Scientific Breakthroughs at Saint Peter’s Lead to the Vickers Challenge
Saint Peter’s College is home to significant scientific research under the direction of Leonard Sciorra, Ph.D., chairman of the Department of Applied Science and Technology and Schuh Professor of Health and Natural Sciences. Over the past several years, Dr. Sciorra and a group of undergraduate students have developed a tissue culture procedure that yields numerous multi-potent cells capable of in vitro differentiation into cells with the morphologic appearance of nerve, adipose, hepatic and muscle tissue using human fibroblast cells taken from adults. For this promising innovation, Saint Peter’s College has filed for its first patent in College history.
Connected with this project, the College’s Pfizer PURE Science Program recently received funding from the Independent College Fund of New Jersey. This program is a research opportunity for four undergraduate students to investigate the field of non-embryonic stem cell research. Research with genetic materials at this complex stage is typically found in graduate level programs at research universities and professional laboratories. Each student researcher spends a minimum of 100 hours engaged in this research during the academic year or summer session. Preliminary work of the research team has also resulted in a private grant of $15,000 from the Catholic Human Services Foundation. Recent student researcher Luan To noted, “Getting the research position also encourages me, as a student, to pursue my future career in the science field.”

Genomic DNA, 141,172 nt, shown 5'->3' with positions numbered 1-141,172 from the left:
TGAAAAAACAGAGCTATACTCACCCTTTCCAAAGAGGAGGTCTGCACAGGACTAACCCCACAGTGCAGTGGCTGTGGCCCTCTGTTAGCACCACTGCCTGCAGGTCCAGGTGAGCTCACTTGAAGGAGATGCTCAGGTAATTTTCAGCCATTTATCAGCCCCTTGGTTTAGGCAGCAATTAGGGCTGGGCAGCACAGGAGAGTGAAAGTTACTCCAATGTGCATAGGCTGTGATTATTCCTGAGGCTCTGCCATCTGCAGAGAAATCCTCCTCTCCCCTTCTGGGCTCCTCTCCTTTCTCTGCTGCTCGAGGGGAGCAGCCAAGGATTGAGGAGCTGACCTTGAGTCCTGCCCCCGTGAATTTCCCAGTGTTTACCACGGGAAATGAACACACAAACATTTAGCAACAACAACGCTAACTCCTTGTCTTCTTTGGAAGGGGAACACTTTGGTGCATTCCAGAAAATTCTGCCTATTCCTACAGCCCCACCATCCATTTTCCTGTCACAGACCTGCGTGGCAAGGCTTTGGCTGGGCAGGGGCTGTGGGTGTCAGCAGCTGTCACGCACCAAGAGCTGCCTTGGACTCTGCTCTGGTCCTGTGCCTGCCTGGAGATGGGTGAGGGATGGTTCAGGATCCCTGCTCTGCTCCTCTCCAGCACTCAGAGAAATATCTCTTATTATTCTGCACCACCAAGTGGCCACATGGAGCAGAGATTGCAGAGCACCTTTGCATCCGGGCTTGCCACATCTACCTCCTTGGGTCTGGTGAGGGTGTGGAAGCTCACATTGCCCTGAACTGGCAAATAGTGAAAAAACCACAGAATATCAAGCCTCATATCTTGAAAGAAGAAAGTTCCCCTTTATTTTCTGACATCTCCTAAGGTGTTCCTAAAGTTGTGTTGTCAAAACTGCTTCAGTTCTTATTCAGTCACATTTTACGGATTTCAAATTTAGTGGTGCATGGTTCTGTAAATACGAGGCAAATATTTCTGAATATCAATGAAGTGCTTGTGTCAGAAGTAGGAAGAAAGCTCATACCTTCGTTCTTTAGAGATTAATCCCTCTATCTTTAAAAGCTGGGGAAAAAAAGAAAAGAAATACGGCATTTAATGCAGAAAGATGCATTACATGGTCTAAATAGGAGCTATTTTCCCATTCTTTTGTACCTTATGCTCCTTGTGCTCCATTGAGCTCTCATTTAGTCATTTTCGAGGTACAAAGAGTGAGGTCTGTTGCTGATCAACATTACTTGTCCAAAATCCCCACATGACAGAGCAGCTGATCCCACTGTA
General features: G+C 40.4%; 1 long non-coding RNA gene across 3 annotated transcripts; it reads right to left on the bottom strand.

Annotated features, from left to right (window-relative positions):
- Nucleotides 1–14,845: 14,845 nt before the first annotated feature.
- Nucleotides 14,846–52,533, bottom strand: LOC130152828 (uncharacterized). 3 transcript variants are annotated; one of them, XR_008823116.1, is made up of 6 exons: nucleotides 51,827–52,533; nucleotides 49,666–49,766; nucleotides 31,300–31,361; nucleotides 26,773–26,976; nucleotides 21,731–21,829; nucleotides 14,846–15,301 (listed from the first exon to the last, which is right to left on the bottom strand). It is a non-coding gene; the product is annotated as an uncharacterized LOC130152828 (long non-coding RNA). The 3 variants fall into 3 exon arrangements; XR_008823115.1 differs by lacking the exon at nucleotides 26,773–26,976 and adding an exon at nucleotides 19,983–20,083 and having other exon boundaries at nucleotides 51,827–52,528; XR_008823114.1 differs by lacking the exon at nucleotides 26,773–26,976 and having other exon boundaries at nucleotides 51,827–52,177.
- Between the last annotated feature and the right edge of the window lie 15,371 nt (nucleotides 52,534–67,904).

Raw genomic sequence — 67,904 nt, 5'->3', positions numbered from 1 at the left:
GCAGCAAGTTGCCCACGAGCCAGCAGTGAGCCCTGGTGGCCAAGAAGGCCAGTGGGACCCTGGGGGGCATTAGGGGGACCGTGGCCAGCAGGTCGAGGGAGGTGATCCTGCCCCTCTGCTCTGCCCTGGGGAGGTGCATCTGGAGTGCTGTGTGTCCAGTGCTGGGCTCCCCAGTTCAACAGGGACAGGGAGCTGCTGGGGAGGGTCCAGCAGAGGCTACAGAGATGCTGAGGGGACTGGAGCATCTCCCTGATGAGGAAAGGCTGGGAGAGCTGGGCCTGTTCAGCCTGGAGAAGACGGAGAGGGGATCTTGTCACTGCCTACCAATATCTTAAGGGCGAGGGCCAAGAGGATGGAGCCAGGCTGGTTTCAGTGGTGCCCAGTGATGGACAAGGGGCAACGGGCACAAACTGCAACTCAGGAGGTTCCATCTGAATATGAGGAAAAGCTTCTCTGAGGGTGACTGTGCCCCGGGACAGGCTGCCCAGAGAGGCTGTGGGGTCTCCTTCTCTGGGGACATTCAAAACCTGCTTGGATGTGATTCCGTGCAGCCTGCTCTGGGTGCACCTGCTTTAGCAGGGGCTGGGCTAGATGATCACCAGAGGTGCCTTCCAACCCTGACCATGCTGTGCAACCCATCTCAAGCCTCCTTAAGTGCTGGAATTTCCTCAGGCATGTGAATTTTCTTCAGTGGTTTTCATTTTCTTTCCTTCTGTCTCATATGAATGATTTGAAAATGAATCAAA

In addition to grant funding, support for Dr. Sciorra’s revolutionary work has come in the form of a challenge by Charles Vickers ’47. Motivated by the desire to raise awareness of this amazing technology and research, and excited by the potential of the project to change the world of medicine and improve people’s lives, Mr. Vickers will match all gifts pledged to the College’s Charles J. Vickers ’47 and Anne B. Vickers Tissue Culture Facility by June 20, 2011, up to $100,000. Dr. Sciorra commented, “I have been able to hire one of our recent graduates, Rezma Shrestha, as a full-time research technologist to help me with the work. The hiring of Rezma came directly from the Vickers Challenge funds.”
These experiments might be of significance in the field of regenerative medicine and in drug development to treat genetic diseases. Gifts to the Vickers Challenge can be made online. For more information, contact Claudia Pope-Bayne, director of annual giving, at (201)761-6111 or by e-mail at firstname.lastname@example.org.